Moreau's main focus was the illustration of biblical and mythological figures. As a painter of literary ideas rather than visual images, he appealed to the imaginations of some Symbolist writers and artists, who saw him as a precursor to their movement.
His father, Louis Jean Marie Moreau, was an architect, who recognized his talent. His mother was Adele Pauline des Moutiers. Moreau studied under François-Édouard Picot and became a friend of Th??odore Chass??riau, whose work strongly influenced his own. Moreau carried on a deeply personal 25-year relationship, possibly romantic, with Adelaide-Alexandrine Dureux, a woman whom he drew several times. His first painting was a Piet?? which is now located in the cathedral at Angoul??me. He showed A Scene from the Song of Songs and The Death of Darius in the Salon of 1853. In 1853 he contributed Athenians with the Minotaur and Moses Putting Off his Sandals within Sight of the Promised Land to the Great Exhibition.
Oedipus and the Sphinx, one of his first symbolist paintings, was exhibited at the Salon of 1864. Over his lifetime, he produced over 8,000 paintings, watercolors and drawings, many of which are on display in Paris' Mus??e national Gustave Moreau at 14, rue de la Rochefoucauld (IXe arrondissement). The museum is in his former workshop, and was opened to the public in 1903. Andr?? Breton famously used to "haunt" the museum and regarded Moreau as a precursor to Surrealism.
He had become a professor at Paris' École des Beaux-Arts in 1891 and counted among his many students the fauvist painters, Henri Matisse and Georges Rouault.
Moreau is buried in Paris' Cimeti??re de Montmartre.
In Alan Moore's graphic novel, The League of Extraordinary Gentlemen, it is implied that he was a nephew of Doctor Moreau, and he based a few of his paintings on the Doctor's creations. Related Paintings of Gustave Moreau :. | Sappho | Cleopatra | Herkules und die Lernaische Hydra | Mort de Sapho | Hesiod and the Muse |
Related Artists:Mariotto Albertinelli
(October 13, 1474 - November 5, 1515) was a High Renaissance Italian painter of the Florentine school, closely involved with Fra Bartolomeo and influenced by Raphael.
He was born in Florence.
Already as a 12-year old boy, he became a pupil of Cosimo Rosselli, and a fellow-pupil with Fra Bartolomeo with whom he formed such an intimate brotherly rapport that in 1494 the two started their own studio in Florence. Vasari's opinion was that Mariotto was not so well grounded in drawing as Bartolomeo, and he tells that, to improve his hand he had taken to drawing the antiquities in the Medici garden, where he was encouraged by Madonna Alfonsina, the mother of Duke Lorenzo II de' Medici. When the Medici were temporarily banished in 1494, he returned to his friend, whose manner he copied so assiduously, according to Vasari, that his works were taken for Baccio's. When, in the wake of Savonarola's morality campaign, Baccio joined the Dominican order as Fra Bartolomeo in 1500 and gave up painting, Albertinelli, beside himself with the loss, would have joined him; but, spurred by his success in completing an unfinished Last Judgment of Bartolomeo's, he resolved to carry on alone. Among his many students were Jacopo da Pontormo, Innocenzo di Pietro Francucci da Imola and Giuliano Bugiardini.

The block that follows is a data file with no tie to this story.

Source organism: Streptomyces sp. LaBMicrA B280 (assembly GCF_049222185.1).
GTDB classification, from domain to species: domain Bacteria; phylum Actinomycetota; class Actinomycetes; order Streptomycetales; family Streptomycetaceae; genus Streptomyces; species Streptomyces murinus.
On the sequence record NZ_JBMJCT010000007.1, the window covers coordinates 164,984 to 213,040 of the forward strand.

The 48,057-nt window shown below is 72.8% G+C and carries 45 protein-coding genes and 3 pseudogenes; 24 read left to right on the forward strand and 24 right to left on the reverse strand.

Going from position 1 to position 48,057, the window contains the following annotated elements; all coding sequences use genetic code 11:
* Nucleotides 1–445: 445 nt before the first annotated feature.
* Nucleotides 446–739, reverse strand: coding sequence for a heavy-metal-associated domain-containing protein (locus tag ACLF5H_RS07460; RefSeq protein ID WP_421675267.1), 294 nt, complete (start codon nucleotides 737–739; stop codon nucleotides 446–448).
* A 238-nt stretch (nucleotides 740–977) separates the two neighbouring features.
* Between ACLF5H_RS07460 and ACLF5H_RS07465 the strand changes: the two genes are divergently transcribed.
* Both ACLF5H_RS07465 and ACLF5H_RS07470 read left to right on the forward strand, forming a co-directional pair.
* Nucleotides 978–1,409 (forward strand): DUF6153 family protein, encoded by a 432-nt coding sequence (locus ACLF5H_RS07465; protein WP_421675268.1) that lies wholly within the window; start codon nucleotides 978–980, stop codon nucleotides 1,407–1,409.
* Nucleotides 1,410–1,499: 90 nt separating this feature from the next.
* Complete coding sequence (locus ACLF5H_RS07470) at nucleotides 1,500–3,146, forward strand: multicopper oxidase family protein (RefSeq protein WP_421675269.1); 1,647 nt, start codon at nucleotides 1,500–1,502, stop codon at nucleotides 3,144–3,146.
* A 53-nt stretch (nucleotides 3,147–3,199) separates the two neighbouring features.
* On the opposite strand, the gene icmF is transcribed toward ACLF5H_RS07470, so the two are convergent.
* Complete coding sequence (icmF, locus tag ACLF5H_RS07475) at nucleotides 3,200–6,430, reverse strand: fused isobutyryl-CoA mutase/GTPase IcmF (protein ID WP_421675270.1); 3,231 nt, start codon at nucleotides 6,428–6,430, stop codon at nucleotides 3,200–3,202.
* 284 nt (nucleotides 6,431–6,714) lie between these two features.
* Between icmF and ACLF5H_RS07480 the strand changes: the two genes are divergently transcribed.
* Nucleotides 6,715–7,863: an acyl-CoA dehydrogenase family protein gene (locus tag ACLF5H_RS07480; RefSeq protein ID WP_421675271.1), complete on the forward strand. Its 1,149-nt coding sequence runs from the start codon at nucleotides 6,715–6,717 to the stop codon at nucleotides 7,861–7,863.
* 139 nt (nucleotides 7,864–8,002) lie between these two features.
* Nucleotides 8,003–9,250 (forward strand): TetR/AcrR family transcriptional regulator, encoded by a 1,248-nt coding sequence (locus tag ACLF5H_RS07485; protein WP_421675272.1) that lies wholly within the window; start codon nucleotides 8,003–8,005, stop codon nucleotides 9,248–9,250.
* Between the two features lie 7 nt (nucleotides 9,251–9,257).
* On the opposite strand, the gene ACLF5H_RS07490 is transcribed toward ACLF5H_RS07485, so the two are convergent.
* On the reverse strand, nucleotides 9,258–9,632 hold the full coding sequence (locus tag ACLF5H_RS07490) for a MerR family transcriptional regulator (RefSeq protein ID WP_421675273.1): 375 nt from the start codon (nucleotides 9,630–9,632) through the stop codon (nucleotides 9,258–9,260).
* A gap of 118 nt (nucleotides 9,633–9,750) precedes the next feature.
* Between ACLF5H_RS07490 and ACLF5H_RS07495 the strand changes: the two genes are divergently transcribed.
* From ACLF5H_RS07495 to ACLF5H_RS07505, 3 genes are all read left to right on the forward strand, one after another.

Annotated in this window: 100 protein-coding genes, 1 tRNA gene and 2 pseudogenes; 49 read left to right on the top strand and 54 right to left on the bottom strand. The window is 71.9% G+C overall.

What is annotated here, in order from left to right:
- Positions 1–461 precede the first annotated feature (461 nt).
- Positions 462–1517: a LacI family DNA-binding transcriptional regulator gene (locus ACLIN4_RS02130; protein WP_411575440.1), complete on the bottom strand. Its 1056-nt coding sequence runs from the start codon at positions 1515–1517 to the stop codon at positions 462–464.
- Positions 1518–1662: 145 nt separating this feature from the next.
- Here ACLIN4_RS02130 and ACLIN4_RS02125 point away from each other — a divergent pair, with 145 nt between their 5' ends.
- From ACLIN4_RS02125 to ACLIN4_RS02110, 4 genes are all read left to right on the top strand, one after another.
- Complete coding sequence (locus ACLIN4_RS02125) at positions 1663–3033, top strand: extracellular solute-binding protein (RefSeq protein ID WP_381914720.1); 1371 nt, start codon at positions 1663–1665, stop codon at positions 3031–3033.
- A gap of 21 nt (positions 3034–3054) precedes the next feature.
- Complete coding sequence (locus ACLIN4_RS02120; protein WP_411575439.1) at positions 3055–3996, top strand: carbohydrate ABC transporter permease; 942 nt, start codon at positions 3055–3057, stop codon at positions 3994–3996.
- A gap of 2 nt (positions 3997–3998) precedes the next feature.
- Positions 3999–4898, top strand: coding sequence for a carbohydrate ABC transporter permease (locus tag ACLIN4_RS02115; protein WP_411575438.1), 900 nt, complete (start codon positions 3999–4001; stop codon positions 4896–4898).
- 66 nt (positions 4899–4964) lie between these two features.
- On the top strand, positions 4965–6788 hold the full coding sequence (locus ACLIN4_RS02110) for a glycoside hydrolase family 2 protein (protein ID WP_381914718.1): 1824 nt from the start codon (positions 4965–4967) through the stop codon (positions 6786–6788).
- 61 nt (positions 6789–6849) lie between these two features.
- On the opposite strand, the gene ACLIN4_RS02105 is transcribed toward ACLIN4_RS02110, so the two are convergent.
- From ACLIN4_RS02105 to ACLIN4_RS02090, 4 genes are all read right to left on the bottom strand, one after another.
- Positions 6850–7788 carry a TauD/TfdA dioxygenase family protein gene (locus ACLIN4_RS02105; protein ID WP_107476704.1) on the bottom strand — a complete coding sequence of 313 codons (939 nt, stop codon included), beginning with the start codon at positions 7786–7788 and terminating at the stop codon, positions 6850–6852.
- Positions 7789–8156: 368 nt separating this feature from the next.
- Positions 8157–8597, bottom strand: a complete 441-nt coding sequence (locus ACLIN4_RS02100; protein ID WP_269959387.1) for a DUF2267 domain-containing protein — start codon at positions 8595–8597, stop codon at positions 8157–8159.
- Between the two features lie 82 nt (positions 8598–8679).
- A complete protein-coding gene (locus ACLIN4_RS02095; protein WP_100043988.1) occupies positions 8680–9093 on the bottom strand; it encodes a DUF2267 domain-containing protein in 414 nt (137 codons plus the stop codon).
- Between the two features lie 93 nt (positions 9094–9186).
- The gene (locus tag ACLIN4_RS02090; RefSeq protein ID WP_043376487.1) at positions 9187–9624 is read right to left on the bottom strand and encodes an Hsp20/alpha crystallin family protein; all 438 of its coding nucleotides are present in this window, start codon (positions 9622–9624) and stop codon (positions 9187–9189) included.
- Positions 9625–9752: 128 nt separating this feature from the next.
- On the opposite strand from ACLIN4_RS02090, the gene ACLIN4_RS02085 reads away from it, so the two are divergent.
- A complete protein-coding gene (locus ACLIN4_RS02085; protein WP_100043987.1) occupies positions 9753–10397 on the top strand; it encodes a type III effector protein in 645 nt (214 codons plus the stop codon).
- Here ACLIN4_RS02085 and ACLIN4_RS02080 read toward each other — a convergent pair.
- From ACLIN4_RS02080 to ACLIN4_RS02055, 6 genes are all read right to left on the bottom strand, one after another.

Mariotto was a most restless person and carnal in the affairs of love and apt to the art of living, and, taking a dislike to the studies and brain-wracking necessary to painting, being also often stung by the tongues of other painters, as is their way, he resolved to give himself to a less laborious and more jovial profession, and so opened the most lovely hostelry outside the Porta San Gallo, and at the sign of the Dragon at the Ponte Vecchio a tavern and inn. This life he led for many months, saying that he had taken up an art that was without muscles, foreshortening or perspective and, better still, without faultfinding, and that the art that he had given up imitated flesh and blood, but this one created flesh and blood; in this if you had good wine you heard yourself praised, but in that every day you were blamed. But at last the low life became an annoyance to him, and, filled with remorse, he returned to painting.Henderson Frank
Rodrigo de Villandrando
Rodrigo de Villandrando (1588 - December 1623) was a court painter during the reign of Philip III of Spain. He worked in the tradition of Alonso Senchez Coello and Juan Pantoja de la Cruz. His death opened the road to court for the young painter Diego Velezquez from Sevilla.